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JMIR Ment Health. 2019 Jan 31;6(1):e11973. doi: 10.2196/11973.

Recommendations for Methodology of Virtual Reality Clinical Trials in Health Care by an International Working Group: Iterative Study.

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Division of Health Services Research, Department of Medicine, Cedars-Sinai Health System, Los Angeles, CA, United States.
Laboratoire Interdisciplinaire de Recherche Appliquée en Économie de la Santé, Paris Descartes University, Paris, France.
Department of Health Policy and Management, Fielding School of Public Health, University of California, Los Angeles, Los Angeles, CA, United States.
Institute for Creative Technologies, University of Southern California, Los Angeles, CA, United States.
Department of Psychiatry, Cedars-Sinai Health System, Los Angeles, CA, United States.
Department of Psychiatry, Stanford University School of Medicine, Palo Alto, CA, United States.



Therapeutic virtual reality (VR) has emerged as an efficacious treatment modality for a wide range of health conditions. However, despite encouraging outcomes from early stage research, a consensus for the best way to develop and evaluate VR treatments within a scientific framework is needed.


We aimed to develop a methodological framework with input from an international working group in order to guide the design, implementation, analysis, interpretation, and communication of trials that develop and test VR treatments.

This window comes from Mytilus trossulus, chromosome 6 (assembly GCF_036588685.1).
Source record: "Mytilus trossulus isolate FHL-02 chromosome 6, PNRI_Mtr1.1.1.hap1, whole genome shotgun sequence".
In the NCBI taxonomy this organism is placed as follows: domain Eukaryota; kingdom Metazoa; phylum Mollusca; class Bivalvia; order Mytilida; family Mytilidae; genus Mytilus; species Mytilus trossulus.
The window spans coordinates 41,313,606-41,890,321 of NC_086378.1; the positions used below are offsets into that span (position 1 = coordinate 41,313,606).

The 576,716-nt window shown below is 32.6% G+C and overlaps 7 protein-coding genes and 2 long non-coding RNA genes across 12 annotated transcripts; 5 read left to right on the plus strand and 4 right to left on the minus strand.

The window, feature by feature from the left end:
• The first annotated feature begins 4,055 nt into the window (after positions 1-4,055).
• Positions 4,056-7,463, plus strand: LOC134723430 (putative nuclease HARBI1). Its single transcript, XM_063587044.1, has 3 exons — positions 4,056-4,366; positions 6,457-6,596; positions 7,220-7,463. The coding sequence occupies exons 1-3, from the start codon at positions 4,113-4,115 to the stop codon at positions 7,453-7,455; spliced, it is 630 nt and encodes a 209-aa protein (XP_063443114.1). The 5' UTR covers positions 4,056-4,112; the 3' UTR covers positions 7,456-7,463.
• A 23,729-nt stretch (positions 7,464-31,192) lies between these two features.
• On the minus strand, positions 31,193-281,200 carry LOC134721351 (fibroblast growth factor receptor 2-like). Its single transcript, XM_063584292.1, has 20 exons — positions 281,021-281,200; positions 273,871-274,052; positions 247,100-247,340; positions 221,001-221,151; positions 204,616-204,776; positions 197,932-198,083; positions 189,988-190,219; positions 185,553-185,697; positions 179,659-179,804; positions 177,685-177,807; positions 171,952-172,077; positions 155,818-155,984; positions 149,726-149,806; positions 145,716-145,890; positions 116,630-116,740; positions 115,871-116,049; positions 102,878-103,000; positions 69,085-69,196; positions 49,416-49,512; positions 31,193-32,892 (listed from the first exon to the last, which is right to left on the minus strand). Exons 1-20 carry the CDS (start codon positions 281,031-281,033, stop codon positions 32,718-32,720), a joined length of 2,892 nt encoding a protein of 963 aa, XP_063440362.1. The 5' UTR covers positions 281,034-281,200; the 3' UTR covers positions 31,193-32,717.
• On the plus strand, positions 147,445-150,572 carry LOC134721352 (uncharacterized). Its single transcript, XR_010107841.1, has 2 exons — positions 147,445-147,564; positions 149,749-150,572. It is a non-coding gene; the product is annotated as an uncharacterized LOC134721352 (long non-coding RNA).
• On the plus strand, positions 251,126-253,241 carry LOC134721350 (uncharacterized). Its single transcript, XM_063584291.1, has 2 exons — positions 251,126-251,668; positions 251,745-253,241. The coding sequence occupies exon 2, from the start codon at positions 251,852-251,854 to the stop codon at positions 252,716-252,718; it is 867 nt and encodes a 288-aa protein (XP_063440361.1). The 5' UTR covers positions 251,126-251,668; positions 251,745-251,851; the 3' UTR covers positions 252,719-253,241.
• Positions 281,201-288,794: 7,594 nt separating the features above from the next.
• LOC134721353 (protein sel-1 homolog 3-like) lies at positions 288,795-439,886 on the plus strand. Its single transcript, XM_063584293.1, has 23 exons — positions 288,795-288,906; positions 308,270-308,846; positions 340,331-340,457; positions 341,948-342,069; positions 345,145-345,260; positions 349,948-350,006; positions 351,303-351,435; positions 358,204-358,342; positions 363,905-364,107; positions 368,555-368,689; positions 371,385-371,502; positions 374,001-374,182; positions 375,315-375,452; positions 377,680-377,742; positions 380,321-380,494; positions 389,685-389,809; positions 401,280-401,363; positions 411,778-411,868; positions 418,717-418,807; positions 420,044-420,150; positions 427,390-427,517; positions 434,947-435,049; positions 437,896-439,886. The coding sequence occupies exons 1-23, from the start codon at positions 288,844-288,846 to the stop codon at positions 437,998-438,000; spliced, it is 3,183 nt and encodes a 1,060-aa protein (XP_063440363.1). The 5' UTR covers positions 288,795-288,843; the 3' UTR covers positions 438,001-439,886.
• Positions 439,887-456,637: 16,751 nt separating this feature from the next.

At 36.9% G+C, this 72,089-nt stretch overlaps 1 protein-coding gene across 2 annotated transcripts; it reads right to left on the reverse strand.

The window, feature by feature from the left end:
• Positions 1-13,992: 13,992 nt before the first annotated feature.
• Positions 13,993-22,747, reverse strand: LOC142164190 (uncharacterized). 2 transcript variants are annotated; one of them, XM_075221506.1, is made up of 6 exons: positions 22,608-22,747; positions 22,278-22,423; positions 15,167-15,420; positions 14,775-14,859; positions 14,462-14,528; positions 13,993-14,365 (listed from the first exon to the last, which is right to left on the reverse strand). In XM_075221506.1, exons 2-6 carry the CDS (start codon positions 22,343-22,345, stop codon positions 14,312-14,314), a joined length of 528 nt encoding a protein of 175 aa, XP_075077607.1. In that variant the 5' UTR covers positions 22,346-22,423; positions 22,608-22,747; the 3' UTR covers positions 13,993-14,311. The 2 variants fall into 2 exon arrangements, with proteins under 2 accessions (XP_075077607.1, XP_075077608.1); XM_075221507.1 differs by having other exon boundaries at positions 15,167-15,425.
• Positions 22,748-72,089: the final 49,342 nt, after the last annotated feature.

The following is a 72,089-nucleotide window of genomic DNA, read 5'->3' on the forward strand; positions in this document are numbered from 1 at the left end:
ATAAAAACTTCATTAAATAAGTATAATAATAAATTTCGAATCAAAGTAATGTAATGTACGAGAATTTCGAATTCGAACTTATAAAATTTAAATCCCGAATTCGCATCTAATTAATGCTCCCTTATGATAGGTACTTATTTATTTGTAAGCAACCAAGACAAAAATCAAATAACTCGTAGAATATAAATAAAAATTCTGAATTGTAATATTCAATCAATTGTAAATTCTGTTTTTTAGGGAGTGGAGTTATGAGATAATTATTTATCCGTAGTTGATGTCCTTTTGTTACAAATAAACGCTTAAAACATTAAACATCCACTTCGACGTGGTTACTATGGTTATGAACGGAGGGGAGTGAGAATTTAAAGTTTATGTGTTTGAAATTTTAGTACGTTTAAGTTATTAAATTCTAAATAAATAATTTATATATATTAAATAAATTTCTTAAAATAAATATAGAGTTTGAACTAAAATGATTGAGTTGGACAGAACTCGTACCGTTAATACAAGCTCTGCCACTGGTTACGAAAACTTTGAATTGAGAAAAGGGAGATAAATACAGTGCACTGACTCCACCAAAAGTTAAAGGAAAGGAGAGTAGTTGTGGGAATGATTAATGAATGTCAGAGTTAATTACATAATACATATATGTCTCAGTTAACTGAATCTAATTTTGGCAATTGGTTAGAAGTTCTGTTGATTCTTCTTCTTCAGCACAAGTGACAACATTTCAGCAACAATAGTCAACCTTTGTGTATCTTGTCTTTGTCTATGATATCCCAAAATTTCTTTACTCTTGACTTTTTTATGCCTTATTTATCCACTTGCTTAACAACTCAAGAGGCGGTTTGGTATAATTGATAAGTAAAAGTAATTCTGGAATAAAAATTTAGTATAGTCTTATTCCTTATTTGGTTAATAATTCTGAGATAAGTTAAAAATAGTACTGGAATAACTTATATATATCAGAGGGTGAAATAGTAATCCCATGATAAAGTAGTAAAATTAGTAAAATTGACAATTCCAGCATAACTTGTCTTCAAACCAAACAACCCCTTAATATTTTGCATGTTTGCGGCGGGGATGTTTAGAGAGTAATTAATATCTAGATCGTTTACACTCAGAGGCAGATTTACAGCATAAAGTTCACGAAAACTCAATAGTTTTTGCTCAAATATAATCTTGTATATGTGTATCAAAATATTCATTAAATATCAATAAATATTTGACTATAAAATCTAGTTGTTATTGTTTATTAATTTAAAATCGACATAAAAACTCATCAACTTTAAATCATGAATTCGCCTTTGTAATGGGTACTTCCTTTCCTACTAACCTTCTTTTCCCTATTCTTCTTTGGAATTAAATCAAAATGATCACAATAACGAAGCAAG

A group of 21 international experts was recruited based on their contributions to the VR literature. The resulting Virtual Reality Clinical Outcomes Research Experts held iterative meetings to seek consensus on best practices for the development and testing of VR treatments.


The interactions were transcribed, and key themes were identified to develop a scientific framework in order to support best practices in methodology of clinical VR trials. Using the Food and Drug Administration Phase I-III pharmacotherapy model as guidance, a framework emerged to support three phases of VR clinical study designs-VR1, VR2, and VR3. VR1 studies focus on content development by working with patients and providers through the principles of human-centered design. VR2 trials conduct early testing with a focus on feasibility, acceptability, tolerability, and initial clinical efficacy. VR3 trials are randomized, controlled studies that evaluate efficacy against a control condition. Best practice recommendations for each trial were provided.


Patients, providers, payers, and regulators should consider this best practice framework when assessing the validity of VR treatments.


clinical trials; consensus; virtual reality

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